Indonesia's shopping tips
A Thorn Tree member asked on the South-East Asia branch: What are the best things to buy in Indonesia, and what is the shopping etiquette?
Here is nasuhime’s excellent reply:
What is the proper/polite way to bargain in Indonesia?
Smile, smile, and smile. And bargain for only what you really want to buy.
Rely and use body language for up to 80% of the bargaining.
The more subtle and vague you can be, the better your position is. Do not be firm about your limit or indicate your real intention.
Avoid open confrontation at all cost. If unfortunately it escalates to one, your chance of a good bargain is ruined already and it is best to just do not buy there and go look somewhere else.
The less words you say, almost always the better. Even if you can’t speak much Indonesian, just smile and repeat: “more” and point down with your hand (to indicate I want more bargain/can you lower more).
To disagree, move your head from right to left, or even pout a little, but try not to say loudly: no, no, no.
Here is an example of how to bargain:
Let the seller greet you first and respond in kind, smiling a little.
Seller: Any item you are looking for?
You: I’m browsing (Liat-liat)
Seller: Where are you from?
You: Yogya, Solo, Bandung, etc. (Of course the seller means your nationality, but you can cheat by answering where you’ve travelled from, which gives an impression that you are not a tourist from abroad, but that you work/study/live in another city in Indonesia. If they think you have some local experience and knowledge they will treat you differently from a brand-new tourist.)
You: (if there is no price label) How much is this? (Ini berapa?)
(if there is a price) Is it negotiable? (Boleh kurang?)
Seller: It is a fixed price (Harga pas).
You: Oh, too bad… (look just a little down)
If you want to buy more in quantity, or you find another item you like, you can try bargaining based on multi-purchase price.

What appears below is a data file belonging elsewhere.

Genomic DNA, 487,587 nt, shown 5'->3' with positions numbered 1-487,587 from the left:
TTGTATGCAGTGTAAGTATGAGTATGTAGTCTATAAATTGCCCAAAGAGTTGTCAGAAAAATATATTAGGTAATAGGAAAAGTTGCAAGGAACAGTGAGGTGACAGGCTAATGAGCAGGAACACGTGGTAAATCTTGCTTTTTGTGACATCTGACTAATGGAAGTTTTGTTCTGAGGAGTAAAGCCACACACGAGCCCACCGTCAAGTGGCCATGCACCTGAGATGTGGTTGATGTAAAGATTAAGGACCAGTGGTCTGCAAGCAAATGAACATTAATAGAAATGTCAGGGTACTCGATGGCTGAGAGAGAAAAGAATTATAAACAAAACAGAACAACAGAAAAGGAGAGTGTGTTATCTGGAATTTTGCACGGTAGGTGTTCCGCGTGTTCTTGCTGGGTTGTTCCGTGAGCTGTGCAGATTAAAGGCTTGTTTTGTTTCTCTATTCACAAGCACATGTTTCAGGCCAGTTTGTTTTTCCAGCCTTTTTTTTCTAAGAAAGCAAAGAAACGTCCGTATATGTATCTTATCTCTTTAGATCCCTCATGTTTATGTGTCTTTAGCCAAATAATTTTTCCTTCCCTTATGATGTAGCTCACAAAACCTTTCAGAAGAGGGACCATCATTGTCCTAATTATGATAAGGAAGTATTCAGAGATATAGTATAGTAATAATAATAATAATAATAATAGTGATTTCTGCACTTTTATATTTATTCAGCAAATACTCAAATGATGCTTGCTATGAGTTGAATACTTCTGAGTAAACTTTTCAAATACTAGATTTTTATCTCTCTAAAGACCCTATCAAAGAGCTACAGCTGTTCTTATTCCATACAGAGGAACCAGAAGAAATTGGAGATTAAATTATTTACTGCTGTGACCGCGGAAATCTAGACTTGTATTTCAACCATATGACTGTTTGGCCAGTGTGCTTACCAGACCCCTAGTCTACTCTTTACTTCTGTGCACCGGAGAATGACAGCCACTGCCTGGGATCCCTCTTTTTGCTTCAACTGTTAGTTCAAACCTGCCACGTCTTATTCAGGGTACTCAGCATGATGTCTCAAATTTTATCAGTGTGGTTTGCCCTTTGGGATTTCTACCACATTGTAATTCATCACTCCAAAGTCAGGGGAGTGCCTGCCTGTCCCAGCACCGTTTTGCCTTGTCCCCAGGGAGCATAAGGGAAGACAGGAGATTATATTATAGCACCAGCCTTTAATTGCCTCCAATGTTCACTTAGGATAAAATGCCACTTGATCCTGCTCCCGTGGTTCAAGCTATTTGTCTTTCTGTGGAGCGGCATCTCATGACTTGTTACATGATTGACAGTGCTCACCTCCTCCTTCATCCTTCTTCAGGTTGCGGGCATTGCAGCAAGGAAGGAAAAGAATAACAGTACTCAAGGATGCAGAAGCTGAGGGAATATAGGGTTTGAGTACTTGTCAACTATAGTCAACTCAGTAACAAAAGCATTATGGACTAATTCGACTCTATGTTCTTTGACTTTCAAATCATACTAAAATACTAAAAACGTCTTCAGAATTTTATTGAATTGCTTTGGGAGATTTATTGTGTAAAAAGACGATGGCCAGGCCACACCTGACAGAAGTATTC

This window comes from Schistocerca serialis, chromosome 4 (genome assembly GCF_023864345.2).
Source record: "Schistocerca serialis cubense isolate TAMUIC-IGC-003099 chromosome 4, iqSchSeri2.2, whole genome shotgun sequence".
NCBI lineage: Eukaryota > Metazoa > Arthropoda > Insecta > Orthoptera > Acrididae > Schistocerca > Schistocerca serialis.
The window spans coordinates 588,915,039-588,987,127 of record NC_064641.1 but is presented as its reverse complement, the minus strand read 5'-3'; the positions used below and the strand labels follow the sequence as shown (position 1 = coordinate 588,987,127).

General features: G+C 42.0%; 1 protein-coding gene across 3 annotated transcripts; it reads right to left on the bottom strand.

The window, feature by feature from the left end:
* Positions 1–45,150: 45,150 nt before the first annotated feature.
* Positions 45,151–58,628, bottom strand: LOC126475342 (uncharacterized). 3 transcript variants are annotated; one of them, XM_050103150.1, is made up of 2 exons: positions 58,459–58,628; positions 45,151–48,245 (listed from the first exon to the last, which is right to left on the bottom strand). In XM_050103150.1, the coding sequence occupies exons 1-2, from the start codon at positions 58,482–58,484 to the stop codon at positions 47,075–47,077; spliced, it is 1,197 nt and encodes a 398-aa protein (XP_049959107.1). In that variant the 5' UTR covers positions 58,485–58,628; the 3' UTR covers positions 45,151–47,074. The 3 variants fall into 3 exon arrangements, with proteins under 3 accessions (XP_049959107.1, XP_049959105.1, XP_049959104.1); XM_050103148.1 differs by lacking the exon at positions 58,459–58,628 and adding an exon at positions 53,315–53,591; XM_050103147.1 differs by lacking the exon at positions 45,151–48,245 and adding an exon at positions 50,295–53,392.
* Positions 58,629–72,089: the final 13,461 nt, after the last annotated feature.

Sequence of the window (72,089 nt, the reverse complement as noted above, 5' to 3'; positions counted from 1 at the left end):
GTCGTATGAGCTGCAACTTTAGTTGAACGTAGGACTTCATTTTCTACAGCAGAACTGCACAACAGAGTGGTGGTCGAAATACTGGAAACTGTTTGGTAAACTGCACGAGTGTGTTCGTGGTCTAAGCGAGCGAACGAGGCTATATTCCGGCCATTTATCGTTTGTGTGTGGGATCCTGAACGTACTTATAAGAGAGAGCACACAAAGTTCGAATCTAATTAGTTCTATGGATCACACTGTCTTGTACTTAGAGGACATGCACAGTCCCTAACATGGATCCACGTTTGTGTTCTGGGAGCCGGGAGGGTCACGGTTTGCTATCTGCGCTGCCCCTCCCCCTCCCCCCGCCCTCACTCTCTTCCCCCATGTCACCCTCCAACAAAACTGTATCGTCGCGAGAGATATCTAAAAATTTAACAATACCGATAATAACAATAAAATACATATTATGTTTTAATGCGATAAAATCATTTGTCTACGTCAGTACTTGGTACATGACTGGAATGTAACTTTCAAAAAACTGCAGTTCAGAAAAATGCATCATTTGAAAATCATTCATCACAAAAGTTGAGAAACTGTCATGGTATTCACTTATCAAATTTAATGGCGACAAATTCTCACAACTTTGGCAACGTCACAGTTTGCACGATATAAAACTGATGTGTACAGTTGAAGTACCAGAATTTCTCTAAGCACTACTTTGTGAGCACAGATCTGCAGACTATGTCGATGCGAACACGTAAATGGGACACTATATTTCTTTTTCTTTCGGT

You: If I take two? If I take this and this…? (Kalau ambil dua…?)
Seller: OK, xxx rupiah.
You: (If the opening price is not exorbitant and your goal is to lower it down) Mmm… is that your best? (Tidak kurang lagi?) (don’t forget your really nice smile now)
If the price is crazily high, simply mutter: Expensive, isn’t it? (Mahal yah?). By toning down your comment to a question — as if you’re asking the seller to agree that the price is too expensive — you put yourself and the seller on the same side. Do not make absolute statements, such as: That is expensive! or say what you think the best price is. That way you put yourself against the seller and, worst, state that you are right and they are wrong.
Seller: How much do you want?
You: Your very best price (Yang paling pasnya berapa?) (Smile your best now, you are really insisting at this point, but you are not rude, so the seller might finally give in because you are serious and a really nice customer.)
Seller: xxx rupiah.
If the price is still too far from what you’re ultimately ready to pay, walk out of the shop. The seller might call you back and lower once more. Once it is near your range, it is your turn to start naming numbers.
You: Let’s round it down to xxx rupiah, OK? (Buletin jadi xxx yah? Boleh yah?) (smile and smile and smile)
From this point on, whatever the seller says, you simply repeat the mantra: “xxx rupiah, boleh yah? ” until hopefully the seller relents to your price or very near to it.
When is bargaining not acceptable?